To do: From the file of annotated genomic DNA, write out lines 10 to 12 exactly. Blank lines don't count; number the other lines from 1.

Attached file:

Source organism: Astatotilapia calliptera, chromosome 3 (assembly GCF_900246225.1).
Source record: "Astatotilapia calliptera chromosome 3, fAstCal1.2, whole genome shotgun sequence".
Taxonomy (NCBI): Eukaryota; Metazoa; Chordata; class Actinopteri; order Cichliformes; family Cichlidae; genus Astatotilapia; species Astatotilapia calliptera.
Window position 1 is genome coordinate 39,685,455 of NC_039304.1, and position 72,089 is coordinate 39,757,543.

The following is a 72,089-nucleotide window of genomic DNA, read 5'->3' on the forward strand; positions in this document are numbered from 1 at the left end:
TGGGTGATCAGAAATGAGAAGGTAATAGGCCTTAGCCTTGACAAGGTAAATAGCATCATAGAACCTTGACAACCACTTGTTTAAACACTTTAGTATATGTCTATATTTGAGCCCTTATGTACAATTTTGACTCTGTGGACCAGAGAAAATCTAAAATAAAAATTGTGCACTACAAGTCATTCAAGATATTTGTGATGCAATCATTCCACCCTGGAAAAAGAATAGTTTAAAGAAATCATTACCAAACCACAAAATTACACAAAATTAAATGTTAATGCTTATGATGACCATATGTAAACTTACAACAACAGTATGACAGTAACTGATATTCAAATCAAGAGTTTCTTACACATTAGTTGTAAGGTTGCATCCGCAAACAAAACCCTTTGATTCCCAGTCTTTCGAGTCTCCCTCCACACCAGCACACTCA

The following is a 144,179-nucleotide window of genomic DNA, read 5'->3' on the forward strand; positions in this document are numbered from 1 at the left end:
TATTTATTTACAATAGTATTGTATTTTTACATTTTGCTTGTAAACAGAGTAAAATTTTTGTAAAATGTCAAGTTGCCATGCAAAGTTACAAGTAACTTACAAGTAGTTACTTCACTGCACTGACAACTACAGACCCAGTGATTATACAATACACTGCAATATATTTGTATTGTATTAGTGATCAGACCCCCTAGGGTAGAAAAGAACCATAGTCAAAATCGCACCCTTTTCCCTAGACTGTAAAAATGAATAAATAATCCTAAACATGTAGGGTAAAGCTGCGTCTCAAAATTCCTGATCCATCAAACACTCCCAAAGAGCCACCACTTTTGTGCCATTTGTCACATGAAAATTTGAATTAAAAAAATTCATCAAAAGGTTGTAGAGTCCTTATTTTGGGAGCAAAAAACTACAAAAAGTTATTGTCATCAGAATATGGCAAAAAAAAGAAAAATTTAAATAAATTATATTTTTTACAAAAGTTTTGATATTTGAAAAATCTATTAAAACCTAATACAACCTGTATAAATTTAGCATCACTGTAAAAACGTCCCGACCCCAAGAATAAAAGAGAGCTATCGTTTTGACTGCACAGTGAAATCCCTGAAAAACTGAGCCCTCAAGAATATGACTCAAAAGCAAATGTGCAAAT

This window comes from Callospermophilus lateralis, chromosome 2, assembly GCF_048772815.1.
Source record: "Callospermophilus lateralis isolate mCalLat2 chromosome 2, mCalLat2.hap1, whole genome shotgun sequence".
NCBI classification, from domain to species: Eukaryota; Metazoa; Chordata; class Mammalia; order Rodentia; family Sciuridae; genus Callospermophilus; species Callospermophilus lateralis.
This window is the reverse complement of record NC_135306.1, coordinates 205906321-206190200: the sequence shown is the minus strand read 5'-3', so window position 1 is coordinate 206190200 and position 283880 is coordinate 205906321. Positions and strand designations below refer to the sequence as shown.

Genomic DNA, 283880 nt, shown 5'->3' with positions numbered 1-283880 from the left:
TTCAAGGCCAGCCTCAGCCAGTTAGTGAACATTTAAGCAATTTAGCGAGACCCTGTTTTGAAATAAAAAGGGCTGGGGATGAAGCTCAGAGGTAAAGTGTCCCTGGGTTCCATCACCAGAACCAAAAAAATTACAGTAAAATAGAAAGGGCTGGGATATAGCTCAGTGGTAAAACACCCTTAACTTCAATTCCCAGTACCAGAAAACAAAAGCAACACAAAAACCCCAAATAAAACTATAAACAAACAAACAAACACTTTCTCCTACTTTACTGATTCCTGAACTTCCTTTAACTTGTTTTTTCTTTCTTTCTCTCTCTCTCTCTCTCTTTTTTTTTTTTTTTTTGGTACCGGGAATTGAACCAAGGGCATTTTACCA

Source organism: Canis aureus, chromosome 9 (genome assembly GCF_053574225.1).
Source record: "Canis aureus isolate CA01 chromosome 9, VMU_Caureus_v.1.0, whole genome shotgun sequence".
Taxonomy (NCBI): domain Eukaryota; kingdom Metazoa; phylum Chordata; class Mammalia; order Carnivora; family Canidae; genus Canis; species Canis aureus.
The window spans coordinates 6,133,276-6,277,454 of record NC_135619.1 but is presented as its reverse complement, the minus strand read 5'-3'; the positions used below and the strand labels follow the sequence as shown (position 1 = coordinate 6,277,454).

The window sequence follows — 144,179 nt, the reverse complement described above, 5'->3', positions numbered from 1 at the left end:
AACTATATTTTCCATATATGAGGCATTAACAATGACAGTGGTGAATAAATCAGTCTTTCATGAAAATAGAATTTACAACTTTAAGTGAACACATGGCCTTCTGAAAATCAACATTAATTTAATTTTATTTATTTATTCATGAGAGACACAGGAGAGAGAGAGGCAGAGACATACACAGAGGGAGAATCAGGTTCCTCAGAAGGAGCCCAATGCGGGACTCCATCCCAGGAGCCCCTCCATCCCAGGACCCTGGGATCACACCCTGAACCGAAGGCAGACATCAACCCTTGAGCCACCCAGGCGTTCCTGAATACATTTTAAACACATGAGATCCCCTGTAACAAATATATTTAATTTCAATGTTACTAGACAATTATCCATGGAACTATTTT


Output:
Source record: "Callospermophilus lateralis isolate mCalLat2 chromosome 2, mCalLat2.hap1, whole genome shotgun sequence".
NCBI classification, from domain to species: Eukaryota; Metazoa; Chordata; class Mammalia; order Rodentia; family Sciuridae; genus Callospermophilus; species Callospermophilus lateralis.
This window is the reverse complement of record NC_135306.1, coordinates 205906321-206190200: the sequence shown is the minus strand read 5'-3', so window position 1 is coordinate 206190200 and position 283880 is coordinate 205906321. Positions and strand designations below refer to the sequence as shown.